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Originally published Spring 2021, by Bob Tanner, Arundel Town Council’s Tree Warden

FOR those of us of a certain age it is sad to realise that anyone under about fifty is very unlikely to have seen mature English Elm trees which once dominated the rural landscape. These tall trees lined farm tracks and hedgerows or stood sentinel on roundabouts and were once the most common tree in the countryside. Dutch Elm Disease caused their demise after it was accidentally imported into the UK in the late 1960s. It spread quickly, reaching Scotland in just 10 years thanks to a small, bark-boring beetle that carried the pathogen. Attempts were made to protect vulnerable trees and the centre of Brighton had notable success with a few elderly trees remaining. Over the last few decades, new strains of Elm have been planted throughout Brighton and Hove which now boasts the National Elm Collection but attempts to combat the plague were mostly in vain and English Elm trees are no more. The Elm Tree Stores in Eastergate had to be renamed and wooden coffins are now made of something else.

Now there is another sylvan scourge throughout the land, already devastating the much-loved Ash trees that we have taken for granted. The name Ash Die-Back Disease clearly describes the symptoms as infected trees slowly succumb to the wind-borne virus which is thought to have already infected every ash tree in West Sussex. There is no cure or preventive treatment possible.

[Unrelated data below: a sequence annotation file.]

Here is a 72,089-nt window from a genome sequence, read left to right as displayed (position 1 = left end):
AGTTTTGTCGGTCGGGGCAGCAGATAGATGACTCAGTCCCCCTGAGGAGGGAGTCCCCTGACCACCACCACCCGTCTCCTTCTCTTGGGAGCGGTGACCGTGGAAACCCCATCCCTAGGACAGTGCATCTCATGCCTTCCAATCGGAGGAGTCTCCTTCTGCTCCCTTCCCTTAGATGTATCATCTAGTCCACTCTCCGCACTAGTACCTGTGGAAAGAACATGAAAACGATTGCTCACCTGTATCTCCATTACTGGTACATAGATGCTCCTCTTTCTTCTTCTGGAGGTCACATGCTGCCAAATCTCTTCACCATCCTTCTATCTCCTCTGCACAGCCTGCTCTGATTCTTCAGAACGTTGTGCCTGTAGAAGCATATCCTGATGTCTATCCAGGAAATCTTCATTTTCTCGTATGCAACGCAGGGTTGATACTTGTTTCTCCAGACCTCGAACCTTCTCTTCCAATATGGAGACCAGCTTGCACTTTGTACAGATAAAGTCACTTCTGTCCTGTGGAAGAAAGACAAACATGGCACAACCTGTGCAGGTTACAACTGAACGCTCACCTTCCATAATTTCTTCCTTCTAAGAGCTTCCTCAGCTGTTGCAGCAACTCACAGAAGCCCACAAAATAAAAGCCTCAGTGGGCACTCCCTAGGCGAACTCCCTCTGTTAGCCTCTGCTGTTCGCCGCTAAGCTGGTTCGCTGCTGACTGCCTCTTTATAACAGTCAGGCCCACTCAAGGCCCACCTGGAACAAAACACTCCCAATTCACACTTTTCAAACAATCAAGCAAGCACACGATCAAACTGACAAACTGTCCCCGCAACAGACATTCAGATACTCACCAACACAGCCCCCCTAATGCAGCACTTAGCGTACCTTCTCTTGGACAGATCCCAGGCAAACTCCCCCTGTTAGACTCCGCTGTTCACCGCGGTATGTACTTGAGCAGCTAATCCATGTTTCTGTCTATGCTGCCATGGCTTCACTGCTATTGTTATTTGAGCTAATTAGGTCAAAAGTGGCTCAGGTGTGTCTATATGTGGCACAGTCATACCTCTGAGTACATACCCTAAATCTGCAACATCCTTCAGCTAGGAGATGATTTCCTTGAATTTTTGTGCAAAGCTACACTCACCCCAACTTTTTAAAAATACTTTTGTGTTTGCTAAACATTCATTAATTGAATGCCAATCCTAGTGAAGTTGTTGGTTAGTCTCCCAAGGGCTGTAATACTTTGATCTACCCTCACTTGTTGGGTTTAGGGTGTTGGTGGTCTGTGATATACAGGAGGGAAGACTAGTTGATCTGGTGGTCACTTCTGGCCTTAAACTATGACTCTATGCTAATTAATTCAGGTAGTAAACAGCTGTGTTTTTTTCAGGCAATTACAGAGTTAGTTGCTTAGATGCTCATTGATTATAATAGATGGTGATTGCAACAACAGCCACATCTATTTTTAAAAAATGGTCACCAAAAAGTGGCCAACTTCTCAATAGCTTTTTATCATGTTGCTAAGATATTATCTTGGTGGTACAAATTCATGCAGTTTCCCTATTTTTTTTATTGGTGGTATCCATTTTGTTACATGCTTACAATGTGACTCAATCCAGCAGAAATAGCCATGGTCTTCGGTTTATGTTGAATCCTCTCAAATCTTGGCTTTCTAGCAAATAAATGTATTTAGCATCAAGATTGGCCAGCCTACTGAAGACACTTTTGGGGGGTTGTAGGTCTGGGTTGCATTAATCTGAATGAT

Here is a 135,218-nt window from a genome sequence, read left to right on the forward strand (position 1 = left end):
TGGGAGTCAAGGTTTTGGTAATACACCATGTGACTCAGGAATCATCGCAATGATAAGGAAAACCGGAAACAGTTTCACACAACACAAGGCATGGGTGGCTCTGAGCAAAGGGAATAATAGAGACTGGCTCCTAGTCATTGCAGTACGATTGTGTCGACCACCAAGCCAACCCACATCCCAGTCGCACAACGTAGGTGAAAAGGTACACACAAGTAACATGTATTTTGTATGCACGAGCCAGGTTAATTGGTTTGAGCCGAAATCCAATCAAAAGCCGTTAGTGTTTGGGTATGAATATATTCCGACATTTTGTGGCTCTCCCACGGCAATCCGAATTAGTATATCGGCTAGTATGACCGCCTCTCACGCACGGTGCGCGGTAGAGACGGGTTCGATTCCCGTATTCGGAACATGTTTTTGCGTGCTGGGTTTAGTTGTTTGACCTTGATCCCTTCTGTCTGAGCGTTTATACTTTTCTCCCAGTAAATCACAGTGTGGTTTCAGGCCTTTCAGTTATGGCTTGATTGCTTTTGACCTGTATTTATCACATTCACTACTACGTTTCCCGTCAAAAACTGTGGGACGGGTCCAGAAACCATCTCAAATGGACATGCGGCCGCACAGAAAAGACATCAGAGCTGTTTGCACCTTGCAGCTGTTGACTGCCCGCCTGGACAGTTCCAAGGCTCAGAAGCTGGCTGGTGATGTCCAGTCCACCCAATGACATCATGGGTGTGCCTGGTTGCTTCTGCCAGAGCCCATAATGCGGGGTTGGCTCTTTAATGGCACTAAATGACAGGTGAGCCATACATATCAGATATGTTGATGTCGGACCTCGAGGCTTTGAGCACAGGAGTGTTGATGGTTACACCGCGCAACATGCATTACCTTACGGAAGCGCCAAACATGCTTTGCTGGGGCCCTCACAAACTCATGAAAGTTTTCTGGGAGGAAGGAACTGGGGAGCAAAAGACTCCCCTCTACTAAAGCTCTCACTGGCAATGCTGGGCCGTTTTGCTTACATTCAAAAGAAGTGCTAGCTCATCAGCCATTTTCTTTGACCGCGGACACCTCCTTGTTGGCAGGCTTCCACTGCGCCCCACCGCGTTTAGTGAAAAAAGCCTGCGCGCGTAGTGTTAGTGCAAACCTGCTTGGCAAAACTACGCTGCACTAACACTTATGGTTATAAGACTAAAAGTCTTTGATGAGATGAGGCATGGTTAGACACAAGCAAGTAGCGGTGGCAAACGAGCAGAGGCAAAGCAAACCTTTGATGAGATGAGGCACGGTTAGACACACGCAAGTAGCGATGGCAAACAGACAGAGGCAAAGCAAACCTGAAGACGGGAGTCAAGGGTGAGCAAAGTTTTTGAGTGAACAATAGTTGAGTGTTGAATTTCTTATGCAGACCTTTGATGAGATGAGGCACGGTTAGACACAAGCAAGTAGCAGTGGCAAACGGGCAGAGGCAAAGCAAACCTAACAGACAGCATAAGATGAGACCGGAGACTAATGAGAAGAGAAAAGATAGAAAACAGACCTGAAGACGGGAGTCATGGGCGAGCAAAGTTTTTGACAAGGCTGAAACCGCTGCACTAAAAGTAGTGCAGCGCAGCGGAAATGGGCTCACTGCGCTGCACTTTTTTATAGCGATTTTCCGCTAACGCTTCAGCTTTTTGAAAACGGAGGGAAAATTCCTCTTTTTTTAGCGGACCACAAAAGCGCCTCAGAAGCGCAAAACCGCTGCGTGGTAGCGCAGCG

Photo: English Elm Tree, Wikipedia

It is generally accepted that the ADB pathogen will lead to the eventual loss of 80% of all ash in the UK at a cost of around £15bn. In 2020 the National Trust lost 40,000 trees to die-back, with the eventual loss of 75-90% expected over the next 20-30 years.

Peter Knight, the Norfolk Estate Manager, has said that essential felling of diseased trees will cause such catastrophic effects to the local landscape that it will be worse than The Great Storm of October 1987. You could probably add the loss of English Elms in the ‘60s and not reach the likely total loss of what became England’s most common tree.

Ash trees have been used for generations to make countless everyday articles, as well as in building and construction. They also produce the finest logs for burning. Ash trees not only enhance the landscape they are an important commercial crop too.

In December 2019 West Sussex County Council published its Ash Die-back Action Plan which is a substantial and informative reference document. It draws on the enormous amount of information available elsewhere including the Tree Council’s ADB Toolkit and several Governmental advisories covering, amongst other things, the availability of grants.